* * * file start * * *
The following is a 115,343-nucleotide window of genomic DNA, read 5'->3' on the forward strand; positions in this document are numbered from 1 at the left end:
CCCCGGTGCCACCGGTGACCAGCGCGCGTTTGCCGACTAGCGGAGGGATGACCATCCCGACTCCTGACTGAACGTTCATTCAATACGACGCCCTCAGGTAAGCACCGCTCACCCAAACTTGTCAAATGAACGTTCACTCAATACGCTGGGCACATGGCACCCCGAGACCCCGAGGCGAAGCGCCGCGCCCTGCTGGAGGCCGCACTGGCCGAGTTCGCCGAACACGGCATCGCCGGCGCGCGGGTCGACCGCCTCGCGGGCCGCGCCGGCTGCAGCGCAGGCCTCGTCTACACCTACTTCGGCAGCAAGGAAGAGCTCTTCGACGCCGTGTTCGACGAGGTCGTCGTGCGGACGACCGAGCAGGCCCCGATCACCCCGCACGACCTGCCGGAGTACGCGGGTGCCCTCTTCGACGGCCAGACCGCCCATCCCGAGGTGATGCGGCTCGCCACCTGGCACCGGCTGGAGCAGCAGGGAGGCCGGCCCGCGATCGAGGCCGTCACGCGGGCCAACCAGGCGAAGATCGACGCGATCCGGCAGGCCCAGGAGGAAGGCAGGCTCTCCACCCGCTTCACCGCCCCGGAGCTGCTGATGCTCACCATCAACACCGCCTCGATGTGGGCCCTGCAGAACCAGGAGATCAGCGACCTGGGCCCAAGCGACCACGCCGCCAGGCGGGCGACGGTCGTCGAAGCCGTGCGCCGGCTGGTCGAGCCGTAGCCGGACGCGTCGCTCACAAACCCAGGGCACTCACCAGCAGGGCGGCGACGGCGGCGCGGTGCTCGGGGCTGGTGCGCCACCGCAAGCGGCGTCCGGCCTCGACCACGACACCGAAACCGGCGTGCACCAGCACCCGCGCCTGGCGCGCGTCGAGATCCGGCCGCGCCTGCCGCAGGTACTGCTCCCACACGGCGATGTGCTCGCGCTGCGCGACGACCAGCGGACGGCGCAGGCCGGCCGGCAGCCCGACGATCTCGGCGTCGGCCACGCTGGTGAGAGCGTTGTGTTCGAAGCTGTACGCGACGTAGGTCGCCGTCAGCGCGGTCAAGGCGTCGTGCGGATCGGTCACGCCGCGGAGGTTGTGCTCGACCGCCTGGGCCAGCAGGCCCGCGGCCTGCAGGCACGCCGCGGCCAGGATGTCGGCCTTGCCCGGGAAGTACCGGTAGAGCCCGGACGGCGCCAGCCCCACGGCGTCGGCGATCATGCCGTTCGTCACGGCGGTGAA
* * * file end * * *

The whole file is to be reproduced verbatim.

The following is a 115,343-nucleotide window of genomic DNA, read 5'->3' on the forward strand; positions in this document are numbered from 1 at the left end:
CCCCGGTGCCACCGGTGACCAGCGCGCGTTTGCCGACTAGCGGAGGGATGACCATCCCGACTCCTGACTGAACGTTCATTCAATACGACGCCCTCAGGTAAGCACCGCTCACCCAAACTTGTCAAATGAACGTTCACTCAATACGCTGGGCACATGGCACCCCGAGACCCCGAGGCGAAGCGCCGCGCCCTGCTGGAGGCCGCACTGGCCGAGTTCGCCGAACACGGCATCGCCGGCGCGCGGGTCGACCGCCTCGCGGGCCGCGCCGGCTGCAGCGCAGGCCTCGTCTACACCTACTTCGGCAGCAAGGAAGAGCTCTTCGACGCCGTGTTCGACGAGGTCGTCGTGCGGACGACCGAGCAGGCCCCGATCACCCCGCACGACCTGCCGGAGTACGCGGGTGCCCTCTTCGACGGCCAGACCGCCCATCCCGAGGTGATGCGGCTCGCCACCTGGCACCGGCTGGAGCAGCAGGGAGGCCGGCCCGCGATCGAGGCCGTCACGCGGGCCAACCAGGCGAAGATCGACGCGATCCGGCAGGCCCAGGAGGAAGGCAGGCTCTCCACCCGCTTCACCGCCCCGGAGCTGCTGATGCTCACCATCAACACCGCCTCGATGTGGGCCCTGCAGAACCAGGAGATCAGCGACCTGGGCCCAAGCGACCACGCCGCCAGGCGGGCGACGGTCGTCGAAGCCGTGCGCCGGCTGGTCGAGCCGTAGCCGGACGCGTCGCTCACAAACCCAGGGCACTCACCAGCAGGGCGGCGACGGCGGCGCGGTGCTCGGGGCTGGTGCGCCACCGCAAGCGGCGTCCGGCCTCGACCACGACACCGAAACCGGCGTGCACCAGCACCCGCGCCTGGCGCGCGTCGAGATCCGGCCGCGCCTGCCGCAGGTACTGCTCCCACACGGCGATGTGCTCGCGCTGCGCGACGACCAGCGGACGGCGCAGGCCGGCCGGCAGCCCGACGATCTCGGCGTCGGCCACGCTGGTGAGAGCGTTGTGTTCGAAGCTGTACGCGACGTAGGTCGCCGTCAGCGCGGTCAAGGCGTCGTGCGGATCGGTCACGCCGCGGAGGTTGTGCTCGACCGCCTGGGCCAGCAGGCCCGCGGCCTGCAGGCACGCCGCGGCCAGGATGTCGGCCTTGCCCGGGAAGTACCGGTAGAGCCCGGACGGCGCCAGCCCCACGGCGTCGGCGATCATGCCGTTCGTCACGGCGGTGAA